So I have a Perl script being hosted. My script needs to be able to run even after the client closes the page. So let's say I'm visiting the page at As soon as if visit the page it sends the request to the server. Now the server takes over 3+ minutes to process this request... I would like the client to be able to close the browser window, and still have the server process the request rather then let it die.

  • Why have you asked the same question twice? Please add more of this information in that other SO post instead of opening a new question. – S.R.I Nov 18 '13 at 5:10
  • @S.R.I it's not the same question. One is based off of keeping the connection alive with the client connected. With this question I'm asking how to keep it alive after the client quits. – Ilan Kleiman Nov 18 '13 at 5:12
  • Well, to me it looks like both of these questions could be handled by that other post. However, in the interest of caution and security, if you're doing what I think you're trying to do - you're opening yourself to a potential security problem. Browsers and web-based scripts quit on closing client connection for a reason. In any case, please ask this question on the linked SO question. – S.R.I Nov 18 '13 at 5:17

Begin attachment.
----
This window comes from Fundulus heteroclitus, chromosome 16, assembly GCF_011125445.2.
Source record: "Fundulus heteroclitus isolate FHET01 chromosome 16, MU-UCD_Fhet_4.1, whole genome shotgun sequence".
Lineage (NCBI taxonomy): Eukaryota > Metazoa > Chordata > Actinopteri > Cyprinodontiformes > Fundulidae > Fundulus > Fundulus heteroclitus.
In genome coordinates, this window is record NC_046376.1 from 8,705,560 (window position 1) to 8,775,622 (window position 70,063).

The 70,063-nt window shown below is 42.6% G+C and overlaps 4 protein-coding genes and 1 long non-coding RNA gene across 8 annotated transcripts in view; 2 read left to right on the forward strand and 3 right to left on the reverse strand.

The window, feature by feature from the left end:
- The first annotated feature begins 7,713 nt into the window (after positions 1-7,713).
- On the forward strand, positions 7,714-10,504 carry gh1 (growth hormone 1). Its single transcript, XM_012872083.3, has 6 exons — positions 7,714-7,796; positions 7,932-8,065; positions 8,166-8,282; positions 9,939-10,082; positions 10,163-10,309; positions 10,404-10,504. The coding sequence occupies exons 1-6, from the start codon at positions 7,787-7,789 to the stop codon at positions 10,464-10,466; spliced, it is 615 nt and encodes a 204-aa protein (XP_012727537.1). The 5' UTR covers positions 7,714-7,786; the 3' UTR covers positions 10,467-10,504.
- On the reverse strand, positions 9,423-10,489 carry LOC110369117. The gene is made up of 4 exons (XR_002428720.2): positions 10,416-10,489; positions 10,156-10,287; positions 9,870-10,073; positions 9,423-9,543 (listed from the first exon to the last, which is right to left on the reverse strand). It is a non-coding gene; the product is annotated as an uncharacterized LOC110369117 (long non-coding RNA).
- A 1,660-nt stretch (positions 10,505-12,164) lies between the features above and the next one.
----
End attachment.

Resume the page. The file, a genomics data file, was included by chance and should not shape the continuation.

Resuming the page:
• @S.R.I They are two separate problems/questions. I don't see the point in joining the two questions in one. (With the other question already handled). They most likely have completely separate solutions, with different points of action. – Ilan Kleiman Nov 18 '13 at 5:23
  • What exactly is your goal? If you want to run an asynchronous process, then do it right. Have a background process receive requests from the CGI perl script and decouple the processing from handling the request. – Jim Garrison Nov 18 '13 at 5:23
up vote 1 down vote accepted

Seems like this answers your question.

From the answer, use batch on linux:

import os

os.system("batch <<< '/home/some_user/'")
# or if you don't want to wait for system idle, 
#   os.system("at now <<< '/home/some_user/'")

print 'Content-type: text/html\n'
print 'Done!'

There is of course, no reason why you couldn't do this in perl, using system, as well.

system("batch <<< 'home/some_user/'");
# then print your page
print "Content-type: text/html\n";
print "Done!";

Your Answer


By clicking "Post Your Answer", you acknowledge that you have read our updated terms of service, privacy policy and cookie policy, and that your continued use of the website is subject to these policies.

Not the answer you're looking for? Browse other questions tagged or ask your own question.